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Curly Nikki

A Reader’s Review of ‘Good Hair’

By January 27th, 202130 Comments

A Reader's Review of 'Good Hair'
Happy Monday!

So, don’t get mad…but I have yet to see this movie! I know, I know 🙂 I had several local curlies request a meet-up to see it, but I’ve obviously been dragging my feet. I’ve seen the Oprah interview, watched Chris on Jay Leno, and heard about his appearance on Tyra…I’ve read review after review…I feel like I’ve seen it! In the meantime, I requested reviews from you divas. One in particular stood out from the crowd:


I visit your site every working day sometimes even thrice a day. I am a long time lurker/anon commenter since perhaps March 2009 and I am currently transitioning (9 months strong). Anyway, I went to go see Good Hair on October 8th at the midnight showing in my area (DC Metro area) with a friend of mine who is already natural. Anyway…I had a few issues with it but I will start with the positive (in hopes to make a negative on positive sandwich).


-It is good that people were able to see just how powerful sodium hydroxide is and to have that visual to take home and think about the next time they apply the creamy crack. I am not one who thinks that people should be anti-relaxer, I simply desire that all people make informed decisions vs doing things just because. (Although had I had it my way, I would have made the “scientific study” a bit more generalizable by making sure to use a conc of sodium hydroxide that was same as that of relaxer and a piece of skin to really give a true representation of what happens to scalp and hair. Just because the point is valid, but easily refutable based on the way the “study” was conducted…but I digress 🙂 )

– The movie lacked balance. There wasn’t much representation from the natural community which in my opinion is one of the reasons why it lacked balance. By that I mean, there were several mini interviews that merely highlighted the pervasive and self-loathing perception of good hair; but their weren’t many if any to share the – let’s call it “enlightened”, for lack of a better phrase – perception of good hair.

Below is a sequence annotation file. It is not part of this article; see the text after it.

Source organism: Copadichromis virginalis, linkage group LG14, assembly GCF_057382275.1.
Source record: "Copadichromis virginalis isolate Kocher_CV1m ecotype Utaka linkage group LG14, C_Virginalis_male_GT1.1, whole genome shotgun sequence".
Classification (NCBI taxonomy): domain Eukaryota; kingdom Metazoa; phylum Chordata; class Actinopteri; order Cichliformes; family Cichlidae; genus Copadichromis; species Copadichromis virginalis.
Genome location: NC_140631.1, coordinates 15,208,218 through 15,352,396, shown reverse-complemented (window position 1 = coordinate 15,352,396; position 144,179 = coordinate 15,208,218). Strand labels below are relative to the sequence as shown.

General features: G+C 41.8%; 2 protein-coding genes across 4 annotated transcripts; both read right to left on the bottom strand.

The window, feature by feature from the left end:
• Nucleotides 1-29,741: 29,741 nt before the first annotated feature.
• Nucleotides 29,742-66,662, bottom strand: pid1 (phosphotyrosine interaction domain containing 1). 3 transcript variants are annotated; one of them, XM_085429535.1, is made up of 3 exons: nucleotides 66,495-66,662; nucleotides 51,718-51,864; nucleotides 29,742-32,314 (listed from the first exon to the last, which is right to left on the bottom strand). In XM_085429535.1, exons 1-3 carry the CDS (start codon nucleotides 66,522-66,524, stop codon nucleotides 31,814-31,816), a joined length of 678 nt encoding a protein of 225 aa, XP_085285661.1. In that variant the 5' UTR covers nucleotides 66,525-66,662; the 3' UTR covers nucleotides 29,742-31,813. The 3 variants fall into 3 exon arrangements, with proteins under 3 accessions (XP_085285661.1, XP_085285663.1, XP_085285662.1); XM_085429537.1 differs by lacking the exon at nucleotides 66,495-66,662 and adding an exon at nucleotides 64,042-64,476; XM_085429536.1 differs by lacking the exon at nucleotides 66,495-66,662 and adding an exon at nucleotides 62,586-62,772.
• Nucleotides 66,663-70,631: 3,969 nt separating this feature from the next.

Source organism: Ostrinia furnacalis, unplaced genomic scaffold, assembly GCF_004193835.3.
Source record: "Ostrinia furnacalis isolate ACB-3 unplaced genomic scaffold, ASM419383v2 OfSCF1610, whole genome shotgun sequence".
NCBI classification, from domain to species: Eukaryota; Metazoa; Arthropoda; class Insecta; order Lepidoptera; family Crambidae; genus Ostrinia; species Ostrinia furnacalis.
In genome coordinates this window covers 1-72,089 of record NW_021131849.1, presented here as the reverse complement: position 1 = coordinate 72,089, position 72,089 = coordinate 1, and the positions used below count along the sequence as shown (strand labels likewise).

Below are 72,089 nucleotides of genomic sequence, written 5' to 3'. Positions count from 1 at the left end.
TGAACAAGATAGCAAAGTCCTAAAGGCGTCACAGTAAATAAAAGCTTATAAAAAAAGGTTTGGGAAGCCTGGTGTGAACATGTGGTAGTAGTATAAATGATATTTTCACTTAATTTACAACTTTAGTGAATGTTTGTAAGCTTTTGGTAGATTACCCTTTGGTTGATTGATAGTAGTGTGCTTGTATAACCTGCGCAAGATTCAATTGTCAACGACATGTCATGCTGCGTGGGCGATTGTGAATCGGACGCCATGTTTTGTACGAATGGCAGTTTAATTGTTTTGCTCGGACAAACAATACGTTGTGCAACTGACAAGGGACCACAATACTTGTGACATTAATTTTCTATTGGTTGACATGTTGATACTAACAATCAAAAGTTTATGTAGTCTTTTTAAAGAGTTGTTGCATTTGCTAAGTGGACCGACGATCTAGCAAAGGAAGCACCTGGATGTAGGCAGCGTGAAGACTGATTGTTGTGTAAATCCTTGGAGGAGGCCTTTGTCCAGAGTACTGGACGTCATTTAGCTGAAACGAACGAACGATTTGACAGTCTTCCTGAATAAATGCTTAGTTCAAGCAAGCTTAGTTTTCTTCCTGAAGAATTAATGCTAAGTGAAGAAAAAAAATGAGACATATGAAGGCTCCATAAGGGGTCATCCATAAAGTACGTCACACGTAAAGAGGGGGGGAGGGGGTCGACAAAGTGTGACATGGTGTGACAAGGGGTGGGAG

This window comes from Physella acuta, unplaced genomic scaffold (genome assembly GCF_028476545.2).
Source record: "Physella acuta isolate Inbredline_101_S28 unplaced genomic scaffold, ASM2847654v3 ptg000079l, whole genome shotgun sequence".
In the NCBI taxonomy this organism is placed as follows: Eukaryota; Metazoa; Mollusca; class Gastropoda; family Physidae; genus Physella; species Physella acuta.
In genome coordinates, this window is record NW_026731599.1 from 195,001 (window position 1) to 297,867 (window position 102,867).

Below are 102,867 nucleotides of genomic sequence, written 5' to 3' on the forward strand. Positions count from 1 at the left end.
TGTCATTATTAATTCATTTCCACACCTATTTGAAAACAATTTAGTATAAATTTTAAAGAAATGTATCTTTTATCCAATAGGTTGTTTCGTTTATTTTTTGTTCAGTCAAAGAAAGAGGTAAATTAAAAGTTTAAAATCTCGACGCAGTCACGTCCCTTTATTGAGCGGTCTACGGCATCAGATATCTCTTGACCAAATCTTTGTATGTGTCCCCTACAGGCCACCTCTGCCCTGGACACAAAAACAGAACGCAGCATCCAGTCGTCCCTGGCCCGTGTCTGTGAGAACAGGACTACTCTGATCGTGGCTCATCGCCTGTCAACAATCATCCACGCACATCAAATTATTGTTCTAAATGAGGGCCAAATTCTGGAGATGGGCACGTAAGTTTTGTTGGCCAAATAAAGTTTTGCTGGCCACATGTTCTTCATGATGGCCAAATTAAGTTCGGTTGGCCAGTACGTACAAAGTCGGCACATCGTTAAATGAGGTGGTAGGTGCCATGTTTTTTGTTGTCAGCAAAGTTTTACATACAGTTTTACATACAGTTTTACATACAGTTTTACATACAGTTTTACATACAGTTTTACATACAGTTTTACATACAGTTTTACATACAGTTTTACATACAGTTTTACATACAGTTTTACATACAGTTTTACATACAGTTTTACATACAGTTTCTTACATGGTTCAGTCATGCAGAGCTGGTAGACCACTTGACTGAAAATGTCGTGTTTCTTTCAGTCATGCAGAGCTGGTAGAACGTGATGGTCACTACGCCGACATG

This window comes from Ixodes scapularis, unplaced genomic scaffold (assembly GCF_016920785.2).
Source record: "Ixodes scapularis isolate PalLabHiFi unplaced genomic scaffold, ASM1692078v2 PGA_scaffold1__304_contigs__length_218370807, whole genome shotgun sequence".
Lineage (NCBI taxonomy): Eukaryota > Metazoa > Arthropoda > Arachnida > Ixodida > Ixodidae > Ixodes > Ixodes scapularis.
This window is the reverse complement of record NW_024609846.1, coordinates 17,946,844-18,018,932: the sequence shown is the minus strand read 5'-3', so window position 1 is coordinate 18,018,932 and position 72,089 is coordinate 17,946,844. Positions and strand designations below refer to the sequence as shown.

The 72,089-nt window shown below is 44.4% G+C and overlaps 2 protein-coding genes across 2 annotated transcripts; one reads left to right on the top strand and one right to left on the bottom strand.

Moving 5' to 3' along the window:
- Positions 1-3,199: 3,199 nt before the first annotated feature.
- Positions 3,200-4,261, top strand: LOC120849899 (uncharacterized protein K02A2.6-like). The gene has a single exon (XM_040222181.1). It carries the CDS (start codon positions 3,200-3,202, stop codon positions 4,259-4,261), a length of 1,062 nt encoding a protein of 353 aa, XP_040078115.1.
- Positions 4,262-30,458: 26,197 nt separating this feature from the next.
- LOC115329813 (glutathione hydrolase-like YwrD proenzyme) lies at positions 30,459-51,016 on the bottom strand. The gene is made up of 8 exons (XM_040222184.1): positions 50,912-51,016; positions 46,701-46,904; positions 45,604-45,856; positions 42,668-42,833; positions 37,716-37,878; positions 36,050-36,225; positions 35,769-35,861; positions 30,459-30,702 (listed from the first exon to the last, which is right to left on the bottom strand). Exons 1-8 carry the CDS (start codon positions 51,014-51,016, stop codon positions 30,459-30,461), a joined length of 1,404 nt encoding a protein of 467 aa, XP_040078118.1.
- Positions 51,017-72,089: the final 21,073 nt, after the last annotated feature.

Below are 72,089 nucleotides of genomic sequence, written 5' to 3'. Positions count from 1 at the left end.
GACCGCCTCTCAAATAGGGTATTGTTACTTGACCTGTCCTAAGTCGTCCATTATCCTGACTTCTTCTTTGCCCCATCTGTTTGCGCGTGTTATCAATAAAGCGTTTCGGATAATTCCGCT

– I didn’t see where he really broached the topic of why the black community carries these beliefs of good hair vs bad hair. The movie seemed to focus a bit more on the weave-epidemic and the hair industry.
– I have learned more from reading your site and others than I would have gotten out of this movie. In fact, watching the movie with so much straight hair in it, I started to miss the silky straight days. (Don’t worry I am back on track)
– After all the you tube videos, and oprah, and the pictures, etc, you have practically already seen the whole movie.
– I guess, after it is all said and done, I could see why some women felt that it was just an airing of dirty laundry, because for the most part that is all the movie did. It basically implied that regular working class AA women typically spend their rent money on hair from across the world that originally started out as free. It reaffirmed that the “universal” perception is that natural black hair is undesirable. And finally, it showcased the fact that black women will do anything, even put noxious chemicals on their head to attain straight hair. I feel much of this sentiment could have been avoided if the other end of the spectrum was highlighted, such as the psycho-sociological considerations as to why this may be, or perhaps the fact that the women who spend 1k on weave are the exception not the rule. something, anything.

– From a socioeconomic standpoint, the movie definitely highlighted the revenue-drawing aspect of the hair industry. Some even called it the exploitation side of the business, with AAs buying most of the product but reaping very very little of the revenue. For me this was the sticking point that made this movie a black issue, but for the most part, all the other aspects of the movie could have represented curlies from all races and nationalites.

So that is my review of the movie. Thank you so much for all the work you put into the site. I want you to know that I personally really appreciate your consistency and dedication to the site. Knowing that each day that I log-on there will be something new to read/learn/think about is great!